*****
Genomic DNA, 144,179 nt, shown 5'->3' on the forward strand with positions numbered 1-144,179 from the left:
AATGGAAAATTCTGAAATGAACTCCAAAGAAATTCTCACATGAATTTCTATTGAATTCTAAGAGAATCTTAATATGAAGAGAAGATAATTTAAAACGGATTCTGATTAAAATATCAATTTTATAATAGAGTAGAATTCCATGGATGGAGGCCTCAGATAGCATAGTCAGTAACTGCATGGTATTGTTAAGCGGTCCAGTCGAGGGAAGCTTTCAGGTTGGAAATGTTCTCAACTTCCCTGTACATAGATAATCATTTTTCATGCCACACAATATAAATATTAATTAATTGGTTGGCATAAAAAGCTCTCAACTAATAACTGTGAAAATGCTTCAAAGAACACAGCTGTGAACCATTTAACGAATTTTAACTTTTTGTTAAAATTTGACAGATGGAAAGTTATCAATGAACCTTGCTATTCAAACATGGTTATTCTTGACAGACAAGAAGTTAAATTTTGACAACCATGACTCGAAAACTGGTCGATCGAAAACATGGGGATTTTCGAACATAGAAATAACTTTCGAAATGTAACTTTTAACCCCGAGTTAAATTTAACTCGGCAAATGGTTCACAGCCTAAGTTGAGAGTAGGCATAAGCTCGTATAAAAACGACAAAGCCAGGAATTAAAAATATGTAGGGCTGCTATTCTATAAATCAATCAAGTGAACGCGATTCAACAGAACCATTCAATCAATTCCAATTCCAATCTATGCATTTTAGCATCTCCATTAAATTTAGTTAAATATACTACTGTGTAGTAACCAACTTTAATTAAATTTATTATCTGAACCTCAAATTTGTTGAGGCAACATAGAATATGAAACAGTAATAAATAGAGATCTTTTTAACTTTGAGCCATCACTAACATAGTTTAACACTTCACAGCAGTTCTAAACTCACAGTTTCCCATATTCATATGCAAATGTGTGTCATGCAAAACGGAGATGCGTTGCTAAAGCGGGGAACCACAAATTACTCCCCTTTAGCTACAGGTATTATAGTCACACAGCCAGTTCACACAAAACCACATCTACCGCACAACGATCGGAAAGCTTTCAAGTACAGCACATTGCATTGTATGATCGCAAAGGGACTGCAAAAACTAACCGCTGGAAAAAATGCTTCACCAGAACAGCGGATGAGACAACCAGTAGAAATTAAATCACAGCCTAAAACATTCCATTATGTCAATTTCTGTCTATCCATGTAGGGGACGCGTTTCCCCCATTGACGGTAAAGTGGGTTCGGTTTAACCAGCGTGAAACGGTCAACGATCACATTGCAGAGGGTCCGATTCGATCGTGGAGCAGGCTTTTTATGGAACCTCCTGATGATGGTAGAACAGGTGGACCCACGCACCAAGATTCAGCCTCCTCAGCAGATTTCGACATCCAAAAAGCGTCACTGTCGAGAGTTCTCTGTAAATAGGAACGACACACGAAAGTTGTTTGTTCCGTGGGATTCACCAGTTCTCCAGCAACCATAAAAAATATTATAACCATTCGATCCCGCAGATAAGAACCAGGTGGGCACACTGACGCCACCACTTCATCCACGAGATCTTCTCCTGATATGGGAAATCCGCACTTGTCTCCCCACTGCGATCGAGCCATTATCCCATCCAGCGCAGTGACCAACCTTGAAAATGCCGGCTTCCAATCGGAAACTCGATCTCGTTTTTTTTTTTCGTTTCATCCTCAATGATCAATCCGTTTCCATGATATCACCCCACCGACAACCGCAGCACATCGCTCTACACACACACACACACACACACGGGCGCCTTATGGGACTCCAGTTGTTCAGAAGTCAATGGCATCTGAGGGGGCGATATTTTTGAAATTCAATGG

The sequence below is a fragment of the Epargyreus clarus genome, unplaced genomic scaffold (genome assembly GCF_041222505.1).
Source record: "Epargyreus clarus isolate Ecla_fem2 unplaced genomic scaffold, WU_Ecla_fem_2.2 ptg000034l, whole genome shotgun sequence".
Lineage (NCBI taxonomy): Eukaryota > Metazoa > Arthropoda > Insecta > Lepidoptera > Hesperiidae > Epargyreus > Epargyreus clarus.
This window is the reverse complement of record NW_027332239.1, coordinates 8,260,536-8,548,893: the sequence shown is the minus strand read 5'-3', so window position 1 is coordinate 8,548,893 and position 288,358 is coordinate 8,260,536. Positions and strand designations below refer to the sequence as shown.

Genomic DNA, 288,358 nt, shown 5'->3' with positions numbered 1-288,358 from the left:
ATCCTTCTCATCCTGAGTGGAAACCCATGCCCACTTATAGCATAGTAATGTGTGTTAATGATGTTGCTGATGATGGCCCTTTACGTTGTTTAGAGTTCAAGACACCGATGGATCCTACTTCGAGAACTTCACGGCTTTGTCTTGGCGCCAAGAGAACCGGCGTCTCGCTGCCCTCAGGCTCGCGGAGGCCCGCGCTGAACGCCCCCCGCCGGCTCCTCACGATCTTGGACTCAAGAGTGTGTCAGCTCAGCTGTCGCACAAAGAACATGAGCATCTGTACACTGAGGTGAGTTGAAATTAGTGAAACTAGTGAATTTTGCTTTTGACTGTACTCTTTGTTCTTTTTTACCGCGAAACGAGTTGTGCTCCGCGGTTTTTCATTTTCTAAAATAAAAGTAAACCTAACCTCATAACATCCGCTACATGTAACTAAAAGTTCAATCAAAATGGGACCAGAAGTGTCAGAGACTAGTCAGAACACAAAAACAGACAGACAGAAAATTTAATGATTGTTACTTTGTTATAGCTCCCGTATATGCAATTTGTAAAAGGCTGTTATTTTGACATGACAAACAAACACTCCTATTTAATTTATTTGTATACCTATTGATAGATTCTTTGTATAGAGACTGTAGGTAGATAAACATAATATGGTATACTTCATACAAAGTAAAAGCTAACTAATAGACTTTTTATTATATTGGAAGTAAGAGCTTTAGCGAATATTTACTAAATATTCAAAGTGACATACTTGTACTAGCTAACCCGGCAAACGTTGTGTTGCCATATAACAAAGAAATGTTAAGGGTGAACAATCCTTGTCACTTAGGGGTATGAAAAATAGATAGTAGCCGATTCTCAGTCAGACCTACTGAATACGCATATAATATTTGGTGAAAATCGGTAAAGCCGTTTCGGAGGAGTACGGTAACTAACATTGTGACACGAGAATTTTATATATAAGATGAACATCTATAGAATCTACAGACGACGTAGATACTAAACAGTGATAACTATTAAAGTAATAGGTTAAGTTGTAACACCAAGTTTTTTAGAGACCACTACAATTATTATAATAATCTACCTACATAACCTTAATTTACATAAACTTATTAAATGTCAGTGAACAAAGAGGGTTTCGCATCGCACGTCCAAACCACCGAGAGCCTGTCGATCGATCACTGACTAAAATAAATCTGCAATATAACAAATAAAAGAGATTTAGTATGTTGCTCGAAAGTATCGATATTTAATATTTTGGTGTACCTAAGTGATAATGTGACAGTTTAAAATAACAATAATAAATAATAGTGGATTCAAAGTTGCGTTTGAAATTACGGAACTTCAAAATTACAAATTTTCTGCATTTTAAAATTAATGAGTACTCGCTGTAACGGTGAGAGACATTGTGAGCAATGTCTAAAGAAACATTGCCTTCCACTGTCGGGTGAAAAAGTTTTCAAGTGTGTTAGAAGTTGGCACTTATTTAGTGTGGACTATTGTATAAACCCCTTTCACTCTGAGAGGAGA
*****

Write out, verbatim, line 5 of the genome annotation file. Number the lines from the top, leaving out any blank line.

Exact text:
Lineage (NCBI taxonomy): Eukaryota > Metazoa > Arthropoda > Insecta > Lepidoptera > Hesperiidae > Epargyreus > Epargyreus clarus.